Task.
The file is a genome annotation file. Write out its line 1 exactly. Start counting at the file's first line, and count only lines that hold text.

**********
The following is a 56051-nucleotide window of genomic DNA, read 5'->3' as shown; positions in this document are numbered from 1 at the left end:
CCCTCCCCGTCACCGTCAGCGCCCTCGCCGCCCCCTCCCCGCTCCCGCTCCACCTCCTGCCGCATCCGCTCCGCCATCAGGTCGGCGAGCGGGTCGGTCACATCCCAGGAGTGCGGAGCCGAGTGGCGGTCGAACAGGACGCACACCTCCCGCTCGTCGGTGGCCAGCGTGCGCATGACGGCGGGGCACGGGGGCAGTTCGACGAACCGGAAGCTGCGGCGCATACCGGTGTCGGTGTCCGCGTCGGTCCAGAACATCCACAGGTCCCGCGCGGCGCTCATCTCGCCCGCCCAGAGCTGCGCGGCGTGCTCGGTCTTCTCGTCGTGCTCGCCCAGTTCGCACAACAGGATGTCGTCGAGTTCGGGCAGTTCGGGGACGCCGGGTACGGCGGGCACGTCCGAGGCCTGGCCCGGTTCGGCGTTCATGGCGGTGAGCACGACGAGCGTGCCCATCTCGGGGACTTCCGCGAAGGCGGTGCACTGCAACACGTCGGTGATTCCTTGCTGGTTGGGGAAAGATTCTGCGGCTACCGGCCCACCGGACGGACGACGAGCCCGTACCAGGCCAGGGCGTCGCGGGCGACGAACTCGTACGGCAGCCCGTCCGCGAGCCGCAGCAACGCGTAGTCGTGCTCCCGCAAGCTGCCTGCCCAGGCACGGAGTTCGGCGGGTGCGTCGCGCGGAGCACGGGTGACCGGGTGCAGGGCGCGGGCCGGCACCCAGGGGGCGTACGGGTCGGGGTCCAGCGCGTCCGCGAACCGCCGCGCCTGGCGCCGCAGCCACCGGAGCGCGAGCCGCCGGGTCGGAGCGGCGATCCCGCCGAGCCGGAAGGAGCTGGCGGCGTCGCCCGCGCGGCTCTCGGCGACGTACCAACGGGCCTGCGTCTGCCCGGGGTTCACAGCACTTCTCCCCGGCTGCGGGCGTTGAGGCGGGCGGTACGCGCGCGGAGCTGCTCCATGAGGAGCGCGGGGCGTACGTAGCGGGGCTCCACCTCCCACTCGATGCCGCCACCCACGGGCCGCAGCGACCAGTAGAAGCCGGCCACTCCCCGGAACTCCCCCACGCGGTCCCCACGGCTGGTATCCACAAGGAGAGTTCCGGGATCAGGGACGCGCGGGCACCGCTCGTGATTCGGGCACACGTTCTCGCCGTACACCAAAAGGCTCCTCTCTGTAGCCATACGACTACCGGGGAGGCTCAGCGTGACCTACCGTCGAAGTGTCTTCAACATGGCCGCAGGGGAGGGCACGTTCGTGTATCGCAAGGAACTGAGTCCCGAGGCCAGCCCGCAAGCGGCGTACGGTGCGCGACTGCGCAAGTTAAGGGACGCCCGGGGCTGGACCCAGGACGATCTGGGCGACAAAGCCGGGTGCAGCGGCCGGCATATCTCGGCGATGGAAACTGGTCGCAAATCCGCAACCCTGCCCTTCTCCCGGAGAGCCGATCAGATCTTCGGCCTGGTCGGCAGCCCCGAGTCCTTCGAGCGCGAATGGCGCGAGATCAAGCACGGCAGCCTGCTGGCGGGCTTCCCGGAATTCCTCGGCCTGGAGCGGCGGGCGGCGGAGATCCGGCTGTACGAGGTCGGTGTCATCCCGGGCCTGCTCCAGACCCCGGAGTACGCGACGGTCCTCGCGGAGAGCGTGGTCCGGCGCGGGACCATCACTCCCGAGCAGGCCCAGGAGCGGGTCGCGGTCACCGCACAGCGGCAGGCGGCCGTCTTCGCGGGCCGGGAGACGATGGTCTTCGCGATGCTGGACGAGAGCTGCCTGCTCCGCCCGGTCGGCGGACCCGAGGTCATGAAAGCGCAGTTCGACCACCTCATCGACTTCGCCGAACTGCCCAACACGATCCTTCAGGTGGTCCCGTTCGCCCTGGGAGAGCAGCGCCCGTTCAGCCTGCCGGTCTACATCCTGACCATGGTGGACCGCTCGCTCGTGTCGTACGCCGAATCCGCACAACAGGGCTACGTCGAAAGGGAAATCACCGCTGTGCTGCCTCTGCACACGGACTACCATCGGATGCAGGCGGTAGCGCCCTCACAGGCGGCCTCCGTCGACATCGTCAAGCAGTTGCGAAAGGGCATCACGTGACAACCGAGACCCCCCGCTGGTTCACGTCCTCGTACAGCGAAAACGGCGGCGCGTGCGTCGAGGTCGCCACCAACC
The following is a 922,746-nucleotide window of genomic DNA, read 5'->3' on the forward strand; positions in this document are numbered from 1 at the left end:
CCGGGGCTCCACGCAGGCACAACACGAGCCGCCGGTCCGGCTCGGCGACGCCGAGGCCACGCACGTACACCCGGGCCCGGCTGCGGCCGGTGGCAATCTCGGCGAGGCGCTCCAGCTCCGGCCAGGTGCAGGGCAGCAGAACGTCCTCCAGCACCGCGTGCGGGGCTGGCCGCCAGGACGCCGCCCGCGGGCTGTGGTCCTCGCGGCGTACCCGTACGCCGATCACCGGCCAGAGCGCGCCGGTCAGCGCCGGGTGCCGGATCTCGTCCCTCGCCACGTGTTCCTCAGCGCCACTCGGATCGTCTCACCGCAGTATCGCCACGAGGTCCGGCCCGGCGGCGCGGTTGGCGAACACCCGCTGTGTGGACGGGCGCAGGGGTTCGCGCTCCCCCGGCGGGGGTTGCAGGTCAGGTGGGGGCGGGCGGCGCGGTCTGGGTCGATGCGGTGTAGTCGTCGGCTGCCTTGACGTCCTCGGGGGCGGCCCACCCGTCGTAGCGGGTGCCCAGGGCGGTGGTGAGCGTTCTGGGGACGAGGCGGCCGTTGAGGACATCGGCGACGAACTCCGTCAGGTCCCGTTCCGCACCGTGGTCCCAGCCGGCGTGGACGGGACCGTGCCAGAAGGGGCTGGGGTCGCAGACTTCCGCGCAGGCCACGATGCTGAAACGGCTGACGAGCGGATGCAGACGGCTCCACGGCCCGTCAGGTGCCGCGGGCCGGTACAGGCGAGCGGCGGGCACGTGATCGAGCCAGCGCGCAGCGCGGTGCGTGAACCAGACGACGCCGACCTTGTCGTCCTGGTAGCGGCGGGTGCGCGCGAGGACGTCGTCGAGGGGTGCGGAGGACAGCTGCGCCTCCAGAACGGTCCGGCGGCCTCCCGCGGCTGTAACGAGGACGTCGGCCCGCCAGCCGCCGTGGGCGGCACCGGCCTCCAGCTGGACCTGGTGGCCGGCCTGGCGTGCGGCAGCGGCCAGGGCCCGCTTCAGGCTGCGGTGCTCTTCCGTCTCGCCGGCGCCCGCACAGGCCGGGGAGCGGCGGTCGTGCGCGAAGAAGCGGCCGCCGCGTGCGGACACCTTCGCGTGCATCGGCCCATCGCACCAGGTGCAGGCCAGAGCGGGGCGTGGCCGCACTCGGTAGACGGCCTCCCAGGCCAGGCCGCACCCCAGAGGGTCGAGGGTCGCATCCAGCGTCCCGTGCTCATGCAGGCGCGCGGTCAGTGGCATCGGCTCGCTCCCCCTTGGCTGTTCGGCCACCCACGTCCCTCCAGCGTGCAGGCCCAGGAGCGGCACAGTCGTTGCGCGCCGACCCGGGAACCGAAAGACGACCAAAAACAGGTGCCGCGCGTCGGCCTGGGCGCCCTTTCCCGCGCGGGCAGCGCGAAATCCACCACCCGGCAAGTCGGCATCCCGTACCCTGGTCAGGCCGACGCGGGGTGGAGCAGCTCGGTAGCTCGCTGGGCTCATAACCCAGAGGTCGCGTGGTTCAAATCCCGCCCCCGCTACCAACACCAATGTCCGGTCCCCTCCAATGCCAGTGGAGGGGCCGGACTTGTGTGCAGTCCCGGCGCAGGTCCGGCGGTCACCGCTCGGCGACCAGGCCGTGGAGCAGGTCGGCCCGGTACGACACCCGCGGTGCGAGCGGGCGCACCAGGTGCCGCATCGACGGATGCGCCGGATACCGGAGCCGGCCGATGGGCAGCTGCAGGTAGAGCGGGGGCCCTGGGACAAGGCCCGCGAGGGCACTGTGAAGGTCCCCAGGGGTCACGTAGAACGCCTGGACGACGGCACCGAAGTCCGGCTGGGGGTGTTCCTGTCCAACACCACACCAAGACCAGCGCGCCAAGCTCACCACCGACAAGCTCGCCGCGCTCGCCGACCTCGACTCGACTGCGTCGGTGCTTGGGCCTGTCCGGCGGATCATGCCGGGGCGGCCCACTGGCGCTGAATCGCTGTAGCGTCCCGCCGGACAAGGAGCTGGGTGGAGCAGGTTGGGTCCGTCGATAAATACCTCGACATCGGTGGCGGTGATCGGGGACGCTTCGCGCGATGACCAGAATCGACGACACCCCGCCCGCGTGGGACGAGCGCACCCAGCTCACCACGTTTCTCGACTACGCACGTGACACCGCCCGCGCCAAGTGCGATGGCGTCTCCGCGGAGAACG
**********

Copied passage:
The following is a 56051-nucleotide window of genomic DNA, read 5'->3' as shown; positions in this document are numbered from 1 at the left end: